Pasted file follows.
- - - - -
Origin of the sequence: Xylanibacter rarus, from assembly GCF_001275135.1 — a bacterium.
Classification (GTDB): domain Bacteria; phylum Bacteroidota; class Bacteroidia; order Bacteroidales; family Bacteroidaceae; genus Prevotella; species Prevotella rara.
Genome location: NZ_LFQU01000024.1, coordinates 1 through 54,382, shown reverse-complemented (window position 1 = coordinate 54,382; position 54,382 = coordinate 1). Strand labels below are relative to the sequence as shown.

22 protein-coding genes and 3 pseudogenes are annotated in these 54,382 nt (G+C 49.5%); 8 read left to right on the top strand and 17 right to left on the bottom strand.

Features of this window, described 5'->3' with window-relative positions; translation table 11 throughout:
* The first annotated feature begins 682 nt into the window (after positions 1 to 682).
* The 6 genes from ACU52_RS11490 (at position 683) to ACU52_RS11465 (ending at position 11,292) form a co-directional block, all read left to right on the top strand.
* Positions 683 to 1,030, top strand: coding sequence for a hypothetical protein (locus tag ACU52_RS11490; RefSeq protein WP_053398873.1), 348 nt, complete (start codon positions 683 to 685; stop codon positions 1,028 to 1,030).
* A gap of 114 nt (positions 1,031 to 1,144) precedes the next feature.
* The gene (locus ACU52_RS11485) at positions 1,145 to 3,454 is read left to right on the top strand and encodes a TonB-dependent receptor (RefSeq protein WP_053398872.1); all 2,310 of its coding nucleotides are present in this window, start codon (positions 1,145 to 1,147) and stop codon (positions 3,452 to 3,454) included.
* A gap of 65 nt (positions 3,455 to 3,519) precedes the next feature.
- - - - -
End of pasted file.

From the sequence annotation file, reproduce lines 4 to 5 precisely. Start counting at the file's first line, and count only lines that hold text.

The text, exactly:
22 protein-coding genes and 3 pseudogenes are annotated in these 54,382 nt (G+C 49.5%); 8 read left to right on the top strand and 17 right to left on the bottom strand.

Features of this window, described 5'->3' with window-relative positions; translation table 11 throughout: